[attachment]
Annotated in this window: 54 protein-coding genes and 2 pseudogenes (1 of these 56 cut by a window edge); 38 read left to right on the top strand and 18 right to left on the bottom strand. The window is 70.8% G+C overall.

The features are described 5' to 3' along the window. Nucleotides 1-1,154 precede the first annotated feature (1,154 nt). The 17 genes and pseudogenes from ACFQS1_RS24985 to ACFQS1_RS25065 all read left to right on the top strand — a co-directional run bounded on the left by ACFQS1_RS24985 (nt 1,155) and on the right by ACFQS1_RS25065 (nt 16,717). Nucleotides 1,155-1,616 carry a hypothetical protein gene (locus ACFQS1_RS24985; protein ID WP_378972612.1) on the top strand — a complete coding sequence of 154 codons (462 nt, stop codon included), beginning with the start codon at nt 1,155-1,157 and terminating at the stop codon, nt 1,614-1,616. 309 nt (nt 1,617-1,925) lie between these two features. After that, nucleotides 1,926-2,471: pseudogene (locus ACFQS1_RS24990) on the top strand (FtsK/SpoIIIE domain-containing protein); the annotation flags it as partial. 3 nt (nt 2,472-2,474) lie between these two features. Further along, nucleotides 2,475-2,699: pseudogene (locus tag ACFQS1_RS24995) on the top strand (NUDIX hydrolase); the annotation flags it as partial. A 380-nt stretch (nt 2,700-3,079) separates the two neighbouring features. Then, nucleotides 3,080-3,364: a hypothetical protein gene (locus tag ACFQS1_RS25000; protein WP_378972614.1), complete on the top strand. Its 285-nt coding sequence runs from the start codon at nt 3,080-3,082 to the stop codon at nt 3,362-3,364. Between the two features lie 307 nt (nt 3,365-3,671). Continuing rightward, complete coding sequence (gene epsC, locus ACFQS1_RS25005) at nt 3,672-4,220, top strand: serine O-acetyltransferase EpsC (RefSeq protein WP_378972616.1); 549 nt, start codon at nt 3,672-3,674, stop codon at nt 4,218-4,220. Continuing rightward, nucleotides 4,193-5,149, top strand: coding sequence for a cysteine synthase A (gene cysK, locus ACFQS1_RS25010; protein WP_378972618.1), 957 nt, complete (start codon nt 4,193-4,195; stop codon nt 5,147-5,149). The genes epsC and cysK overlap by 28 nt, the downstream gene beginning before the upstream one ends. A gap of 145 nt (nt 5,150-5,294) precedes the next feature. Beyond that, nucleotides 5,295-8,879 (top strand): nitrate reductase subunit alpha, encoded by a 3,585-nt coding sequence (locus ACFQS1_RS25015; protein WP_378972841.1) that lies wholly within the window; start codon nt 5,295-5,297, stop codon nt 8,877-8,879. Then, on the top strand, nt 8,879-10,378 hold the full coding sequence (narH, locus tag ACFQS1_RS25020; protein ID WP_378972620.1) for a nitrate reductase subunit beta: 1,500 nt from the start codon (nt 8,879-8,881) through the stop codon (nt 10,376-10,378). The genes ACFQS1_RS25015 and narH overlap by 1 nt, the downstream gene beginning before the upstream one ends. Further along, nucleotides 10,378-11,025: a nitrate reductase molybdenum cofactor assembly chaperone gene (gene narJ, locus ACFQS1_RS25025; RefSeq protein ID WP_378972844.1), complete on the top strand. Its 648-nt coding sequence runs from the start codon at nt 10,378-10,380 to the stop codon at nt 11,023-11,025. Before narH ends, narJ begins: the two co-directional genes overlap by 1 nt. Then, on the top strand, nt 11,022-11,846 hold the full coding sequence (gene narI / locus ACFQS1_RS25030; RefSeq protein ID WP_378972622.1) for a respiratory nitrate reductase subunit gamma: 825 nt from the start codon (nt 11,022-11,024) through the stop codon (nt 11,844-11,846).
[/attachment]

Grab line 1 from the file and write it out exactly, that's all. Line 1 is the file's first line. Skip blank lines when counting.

Annotated in this window: 54 protein-coding genes and 2 pseudogenes (1 of these 56 cut by a window edge); 38 read left to right on the top strand and 18 right to left on the bottom strand. The window is 70.8% G+C overall.